Did the Gospels-Acts include self-embarrassing details in their reports?

“Yes, after all…
  • Gospel-depictions of Jesus were embarrassing

    The Gospels often depict Jesus in ways early Christians found embarrassing.

    Consider these 22 examples:

    • Jesus’s being a woodworker was embarrassing.
    • Jesus baptism was embarrassing.
    • Jesus looked like a failed Messiah.
    • Jesus being crucified was embarrassing.
    • Mk 3:21- “Jesus’s own family thinks he’s crazy”.
    • Jn 10:10- “Jews call Jesus insane”.
    • Mk & Jn- “Jews think Jesus is working with Satan”.
    • In Mk 10 Jesus implies he isn’t good!?
    • Jesus praises eunics!?
    • Jesus speaks harshly!?
    • Jesus says “hate your parents!?
    • Jesus cursed a fig tree!?
    • Mk 2 - “Jesus hangs w/ sinners”.
    • Jesus is very close to women.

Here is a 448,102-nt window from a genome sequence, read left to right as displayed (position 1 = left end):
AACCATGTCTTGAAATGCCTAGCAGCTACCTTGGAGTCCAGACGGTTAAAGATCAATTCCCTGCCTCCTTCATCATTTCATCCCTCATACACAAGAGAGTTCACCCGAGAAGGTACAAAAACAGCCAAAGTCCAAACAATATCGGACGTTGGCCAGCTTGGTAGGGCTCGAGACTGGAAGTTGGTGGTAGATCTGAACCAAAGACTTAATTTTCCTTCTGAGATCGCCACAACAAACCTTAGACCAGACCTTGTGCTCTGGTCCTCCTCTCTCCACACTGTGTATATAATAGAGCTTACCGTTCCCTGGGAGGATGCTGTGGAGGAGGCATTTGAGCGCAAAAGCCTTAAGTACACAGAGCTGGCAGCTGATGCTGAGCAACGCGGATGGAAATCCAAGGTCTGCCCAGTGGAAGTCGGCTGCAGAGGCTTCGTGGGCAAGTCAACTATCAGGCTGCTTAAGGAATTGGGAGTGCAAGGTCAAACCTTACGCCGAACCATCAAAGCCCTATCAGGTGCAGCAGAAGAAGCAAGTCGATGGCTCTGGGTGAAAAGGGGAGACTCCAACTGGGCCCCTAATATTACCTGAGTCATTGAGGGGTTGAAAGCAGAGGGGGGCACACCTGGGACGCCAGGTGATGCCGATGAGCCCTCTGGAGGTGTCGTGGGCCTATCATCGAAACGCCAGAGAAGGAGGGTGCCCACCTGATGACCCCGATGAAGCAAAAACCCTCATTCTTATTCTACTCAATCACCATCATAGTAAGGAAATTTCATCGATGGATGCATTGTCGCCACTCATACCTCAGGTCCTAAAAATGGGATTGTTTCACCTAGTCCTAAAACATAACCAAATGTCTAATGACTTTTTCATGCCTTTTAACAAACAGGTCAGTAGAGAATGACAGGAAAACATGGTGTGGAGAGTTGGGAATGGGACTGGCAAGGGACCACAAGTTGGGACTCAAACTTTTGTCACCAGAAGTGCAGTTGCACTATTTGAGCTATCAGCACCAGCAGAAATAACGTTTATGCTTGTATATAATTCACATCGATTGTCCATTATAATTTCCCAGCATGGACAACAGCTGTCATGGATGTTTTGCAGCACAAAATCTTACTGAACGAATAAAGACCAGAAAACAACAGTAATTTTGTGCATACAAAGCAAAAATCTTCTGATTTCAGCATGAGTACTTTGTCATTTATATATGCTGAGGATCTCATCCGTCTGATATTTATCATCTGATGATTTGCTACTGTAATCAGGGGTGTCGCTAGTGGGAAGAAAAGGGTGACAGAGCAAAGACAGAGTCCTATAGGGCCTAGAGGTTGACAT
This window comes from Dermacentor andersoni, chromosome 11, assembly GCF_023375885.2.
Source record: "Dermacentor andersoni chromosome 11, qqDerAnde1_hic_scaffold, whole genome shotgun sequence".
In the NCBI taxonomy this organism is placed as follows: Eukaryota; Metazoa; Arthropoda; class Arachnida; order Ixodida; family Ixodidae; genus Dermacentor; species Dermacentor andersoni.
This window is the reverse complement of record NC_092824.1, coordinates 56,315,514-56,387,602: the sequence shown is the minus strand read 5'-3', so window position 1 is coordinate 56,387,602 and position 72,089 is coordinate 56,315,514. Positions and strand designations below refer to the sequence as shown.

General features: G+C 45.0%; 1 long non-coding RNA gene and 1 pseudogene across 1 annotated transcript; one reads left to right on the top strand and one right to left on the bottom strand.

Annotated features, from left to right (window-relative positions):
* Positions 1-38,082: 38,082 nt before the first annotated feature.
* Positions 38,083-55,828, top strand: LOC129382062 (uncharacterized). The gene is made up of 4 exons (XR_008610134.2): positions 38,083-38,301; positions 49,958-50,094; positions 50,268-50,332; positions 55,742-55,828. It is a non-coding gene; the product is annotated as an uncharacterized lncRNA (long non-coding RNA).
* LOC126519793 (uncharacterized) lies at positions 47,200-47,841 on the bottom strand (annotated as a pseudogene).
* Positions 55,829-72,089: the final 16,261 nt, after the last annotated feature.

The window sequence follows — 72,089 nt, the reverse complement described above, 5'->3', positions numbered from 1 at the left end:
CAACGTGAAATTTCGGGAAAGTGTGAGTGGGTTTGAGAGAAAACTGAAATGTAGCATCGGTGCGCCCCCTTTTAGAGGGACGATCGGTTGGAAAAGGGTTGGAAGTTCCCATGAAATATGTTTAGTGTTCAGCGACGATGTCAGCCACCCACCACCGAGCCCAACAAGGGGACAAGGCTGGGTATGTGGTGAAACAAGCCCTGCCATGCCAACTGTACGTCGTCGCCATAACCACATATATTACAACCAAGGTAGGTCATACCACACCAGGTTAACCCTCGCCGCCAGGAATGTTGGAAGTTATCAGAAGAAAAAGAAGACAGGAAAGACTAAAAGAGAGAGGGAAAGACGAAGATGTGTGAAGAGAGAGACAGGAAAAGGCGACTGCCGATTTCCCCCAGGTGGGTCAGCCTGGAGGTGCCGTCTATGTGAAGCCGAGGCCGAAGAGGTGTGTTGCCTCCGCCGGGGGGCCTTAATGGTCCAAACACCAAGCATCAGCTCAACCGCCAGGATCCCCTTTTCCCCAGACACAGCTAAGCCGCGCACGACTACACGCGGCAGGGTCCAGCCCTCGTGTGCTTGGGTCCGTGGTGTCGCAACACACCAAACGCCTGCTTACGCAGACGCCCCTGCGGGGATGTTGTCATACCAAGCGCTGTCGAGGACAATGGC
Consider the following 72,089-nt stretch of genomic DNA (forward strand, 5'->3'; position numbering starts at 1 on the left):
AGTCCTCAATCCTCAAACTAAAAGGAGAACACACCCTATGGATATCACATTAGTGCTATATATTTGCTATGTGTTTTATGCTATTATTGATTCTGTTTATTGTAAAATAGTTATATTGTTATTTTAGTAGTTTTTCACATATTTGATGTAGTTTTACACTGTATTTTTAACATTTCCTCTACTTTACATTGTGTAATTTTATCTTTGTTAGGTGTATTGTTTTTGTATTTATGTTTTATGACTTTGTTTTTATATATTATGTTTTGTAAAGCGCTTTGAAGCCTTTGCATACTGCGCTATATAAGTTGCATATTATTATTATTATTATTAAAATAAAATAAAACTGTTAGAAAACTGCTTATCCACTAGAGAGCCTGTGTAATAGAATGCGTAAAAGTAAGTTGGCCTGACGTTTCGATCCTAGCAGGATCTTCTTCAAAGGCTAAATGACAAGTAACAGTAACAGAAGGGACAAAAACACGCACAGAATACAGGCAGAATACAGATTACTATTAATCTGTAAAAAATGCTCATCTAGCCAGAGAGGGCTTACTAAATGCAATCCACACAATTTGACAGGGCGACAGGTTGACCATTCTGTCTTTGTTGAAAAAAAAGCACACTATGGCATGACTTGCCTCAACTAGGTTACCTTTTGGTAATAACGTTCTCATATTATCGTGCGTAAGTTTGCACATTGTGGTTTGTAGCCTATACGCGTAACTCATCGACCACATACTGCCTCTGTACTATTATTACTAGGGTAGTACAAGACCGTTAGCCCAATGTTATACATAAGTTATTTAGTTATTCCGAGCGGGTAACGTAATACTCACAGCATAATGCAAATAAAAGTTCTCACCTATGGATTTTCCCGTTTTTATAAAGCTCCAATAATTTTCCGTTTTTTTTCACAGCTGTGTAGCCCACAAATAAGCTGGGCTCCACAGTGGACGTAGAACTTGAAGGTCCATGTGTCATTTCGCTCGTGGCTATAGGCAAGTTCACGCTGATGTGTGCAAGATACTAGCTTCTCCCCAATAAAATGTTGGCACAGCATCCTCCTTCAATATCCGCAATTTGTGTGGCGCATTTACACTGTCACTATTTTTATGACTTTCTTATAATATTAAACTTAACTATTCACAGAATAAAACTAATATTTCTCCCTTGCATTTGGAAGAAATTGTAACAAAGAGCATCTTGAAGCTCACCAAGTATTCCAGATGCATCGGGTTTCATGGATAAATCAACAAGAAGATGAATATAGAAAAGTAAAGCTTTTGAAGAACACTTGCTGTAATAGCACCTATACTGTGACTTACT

• Jesus’ blind-man healing seemed subpar.
    • Mk 6- “Jesus can’t do miracles at home!”.
    • Gospels depict Jesus' apostles as shameful.
    • Jesus’s being crucified was embarrassing.
    • “Why have you forsaken me?”
    • Gospels have Jesus being ignorant.
    • Synoptics don’t give Jesus a kingly burial.
    • Gospels have Jesus killed outside Jerusalem.

    This is relevant because the Gospels recording embarrassing things about their founder and Lord would constitute the quintessential humiliation for them.

  • Gospel-depictions of 12 apostles were embarrassing

    The Gospels and Acts record overtly embarrassing features and behaviors of their Christian leaders.

    Consider these examples:

    • E.g. Gospels portray Peter embarrassingly.
    • Gospels portray apostles as stupid.
    • Gospels portray apostles as cowardly.
    • Gospels portray apostles as sacrilegious.
    • Gospels portray apostles as boastful.
    • Gospels portray apostles as betrayers of Jesus.

    Of course it is all relevant because...

    • Peter Williams: “For the core texts of Christianity to contain so much material critical of the first Christian leaders is unusual when considered against other religious or political movements.” [Can we trust the Gospels (Crossway, 2018), 130.]